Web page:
Historian David Cecelski shares an excerpt about a brief strike in April 1935 at a convict labor camp in Perquimans County from Dr. Susan Thomas’ dissertation that examines the history of the largely African American chain gangs that built public roads in the early 20th century.
Beaufort innkeepers Jay Tervo and Barbara McKenzie have raised more than $12,000 through the program they created to benefit the coastal environment.
The Kitty Hawk resident is no stereotypical fly fisher, but she may have learned a thing or two from some who were.
Historian David Cecelski discovers a chapter in eastern NC’s history about the migrant farm workers that harvested crops in the 1930s and ’40s while exploring Farm Security Administration photographs at the Library of Congress.
The North Carolina Coastal Federation is recognizing Saturday environmental stewards devoted to protecting the state’s coast.
Red knots, which stopover on Ocracoke during their spring migration, have been a source of concern due to the rapid decline of its population linked to a drastic decrease of their food source, horseshoe crab eggs.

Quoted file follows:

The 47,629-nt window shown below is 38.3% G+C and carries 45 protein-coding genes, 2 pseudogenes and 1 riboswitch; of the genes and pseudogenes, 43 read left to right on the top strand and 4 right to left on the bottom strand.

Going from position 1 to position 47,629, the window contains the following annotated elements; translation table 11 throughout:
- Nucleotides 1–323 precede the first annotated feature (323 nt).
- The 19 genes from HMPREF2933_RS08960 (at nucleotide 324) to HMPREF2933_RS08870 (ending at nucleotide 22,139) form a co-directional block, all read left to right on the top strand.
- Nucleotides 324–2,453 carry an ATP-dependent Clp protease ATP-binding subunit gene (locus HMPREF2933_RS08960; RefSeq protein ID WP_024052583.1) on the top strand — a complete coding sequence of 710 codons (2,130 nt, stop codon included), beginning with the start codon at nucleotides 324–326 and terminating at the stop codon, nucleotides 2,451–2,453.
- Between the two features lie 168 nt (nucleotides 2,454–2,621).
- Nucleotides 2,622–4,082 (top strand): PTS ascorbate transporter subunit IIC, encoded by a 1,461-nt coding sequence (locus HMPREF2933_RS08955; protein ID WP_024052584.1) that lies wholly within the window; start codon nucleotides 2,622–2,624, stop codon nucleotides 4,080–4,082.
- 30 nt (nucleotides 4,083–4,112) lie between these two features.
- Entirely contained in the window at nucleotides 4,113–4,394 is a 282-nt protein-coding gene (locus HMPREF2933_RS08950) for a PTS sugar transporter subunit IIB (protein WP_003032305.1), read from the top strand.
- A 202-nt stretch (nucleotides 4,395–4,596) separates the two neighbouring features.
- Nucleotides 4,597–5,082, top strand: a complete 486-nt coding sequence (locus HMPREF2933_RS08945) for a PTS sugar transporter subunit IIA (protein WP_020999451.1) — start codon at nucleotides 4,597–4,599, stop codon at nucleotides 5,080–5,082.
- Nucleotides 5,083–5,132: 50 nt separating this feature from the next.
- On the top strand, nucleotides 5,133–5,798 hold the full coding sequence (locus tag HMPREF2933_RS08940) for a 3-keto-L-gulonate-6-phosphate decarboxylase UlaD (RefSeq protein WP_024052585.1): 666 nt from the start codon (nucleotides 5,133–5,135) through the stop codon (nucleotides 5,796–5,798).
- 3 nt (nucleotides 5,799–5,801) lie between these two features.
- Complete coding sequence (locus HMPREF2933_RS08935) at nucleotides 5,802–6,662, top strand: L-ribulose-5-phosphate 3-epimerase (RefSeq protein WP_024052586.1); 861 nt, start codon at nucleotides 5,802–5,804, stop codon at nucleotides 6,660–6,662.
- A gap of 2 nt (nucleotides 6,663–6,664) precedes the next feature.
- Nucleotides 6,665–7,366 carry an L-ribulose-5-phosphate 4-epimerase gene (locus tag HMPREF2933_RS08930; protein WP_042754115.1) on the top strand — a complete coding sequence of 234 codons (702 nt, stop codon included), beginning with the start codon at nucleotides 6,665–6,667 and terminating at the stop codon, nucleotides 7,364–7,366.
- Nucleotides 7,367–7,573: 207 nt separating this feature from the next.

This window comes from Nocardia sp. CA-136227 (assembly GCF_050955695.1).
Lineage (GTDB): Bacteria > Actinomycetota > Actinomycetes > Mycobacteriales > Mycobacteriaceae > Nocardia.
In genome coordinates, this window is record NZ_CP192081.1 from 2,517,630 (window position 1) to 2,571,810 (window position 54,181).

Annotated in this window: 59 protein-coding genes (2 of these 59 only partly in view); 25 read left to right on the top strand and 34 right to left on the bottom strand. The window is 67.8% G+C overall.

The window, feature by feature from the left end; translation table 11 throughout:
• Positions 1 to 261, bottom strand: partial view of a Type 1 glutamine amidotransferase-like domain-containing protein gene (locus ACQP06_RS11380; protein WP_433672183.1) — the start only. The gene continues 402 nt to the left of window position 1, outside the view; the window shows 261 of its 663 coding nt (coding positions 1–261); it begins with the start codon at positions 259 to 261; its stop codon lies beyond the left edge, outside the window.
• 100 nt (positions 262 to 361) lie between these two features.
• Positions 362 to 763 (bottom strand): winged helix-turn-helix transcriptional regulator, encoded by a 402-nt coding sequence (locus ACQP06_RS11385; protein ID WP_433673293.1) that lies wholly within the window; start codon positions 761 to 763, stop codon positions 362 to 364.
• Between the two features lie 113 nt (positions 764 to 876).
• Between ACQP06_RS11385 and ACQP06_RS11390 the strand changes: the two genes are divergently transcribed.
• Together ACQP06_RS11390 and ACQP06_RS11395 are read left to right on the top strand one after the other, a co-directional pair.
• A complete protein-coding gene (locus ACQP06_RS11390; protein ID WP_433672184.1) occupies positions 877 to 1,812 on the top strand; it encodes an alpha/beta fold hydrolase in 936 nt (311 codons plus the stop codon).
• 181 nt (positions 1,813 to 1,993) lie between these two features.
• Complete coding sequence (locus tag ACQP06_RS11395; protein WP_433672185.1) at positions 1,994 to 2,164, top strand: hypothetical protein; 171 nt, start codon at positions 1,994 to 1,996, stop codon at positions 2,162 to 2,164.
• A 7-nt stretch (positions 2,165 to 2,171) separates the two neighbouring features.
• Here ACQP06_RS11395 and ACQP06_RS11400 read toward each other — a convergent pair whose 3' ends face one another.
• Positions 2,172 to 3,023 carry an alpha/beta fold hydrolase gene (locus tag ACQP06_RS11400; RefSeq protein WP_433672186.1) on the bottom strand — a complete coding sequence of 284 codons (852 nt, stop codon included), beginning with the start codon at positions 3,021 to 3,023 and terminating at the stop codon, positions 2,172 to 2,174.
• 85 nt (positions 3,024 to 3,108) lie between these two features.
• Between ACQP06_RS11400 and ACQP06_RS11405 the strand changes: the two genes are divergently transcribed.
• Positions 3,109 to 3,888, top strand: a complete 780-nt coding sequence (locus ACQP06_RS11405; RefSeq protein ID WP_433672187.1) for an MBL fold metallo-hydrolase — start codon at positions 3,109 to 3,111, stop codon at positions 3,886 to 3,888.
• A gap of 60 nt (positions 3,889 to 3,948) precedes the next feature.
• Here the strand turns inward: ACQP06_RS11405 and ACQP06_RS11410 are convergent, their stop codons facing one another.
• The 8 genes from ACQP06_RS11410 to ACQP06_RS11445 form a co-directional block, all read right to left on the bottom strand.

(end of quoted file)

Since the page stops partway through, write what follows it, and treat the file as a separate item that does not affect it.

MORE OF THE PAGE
Pocosin Lakes National Wildlife Refuge may be “the Yellowstone of the East,” according to Wendy Stanton, who manages the refuge teeming with wildlife that welcomes more than 30,000 visitors annually.
After adventurous New York journalist John Randolph Spears undertook to visit Cape Hatteras in spring 1890, he wrote of miles and miles of deadly sand waves that threatened to swallow islanders and their homes.
A quarter-century career as a state fisheries biologist may give Chris Batsavage an edge on the water, but his personal database may be his most powerful advantage.
Meg Puckett, who manages the herd for the Corolla Wild Horse Fund, knows well the challenges and the horses themselves, but she says the work never gets old.
The seven exhibits along the Freedom Trail will interpret various aspects of the Black experience on Roanoke Island.
Historian David Cecelski examines the story behind a July 1909 image of men loading watermelons onto a freight boat from the Bogue Sound shore.
Grasses are already popping up after a controlled burn earlier this year and a wildfire that swept through the Green Swamp Nature Preserve in June, and officials expect some plant species to recover where they had been crowded out by taller vegetation.
North Carolina’s fourth oldest town was sparsely populated for generations but turned itself into a destination for visitors, new residents and environmental study.
Havelock High School teacher and soccer coach Josh Helms has been honing his angling skills since childhood, most recently exploring the art of fly fishing, and says an open mind is vital.
The coastal processes specialist with North Carolina Sea Grant recently completed her studies and stepped into the job long held by Spencer Rogers, who retired last year.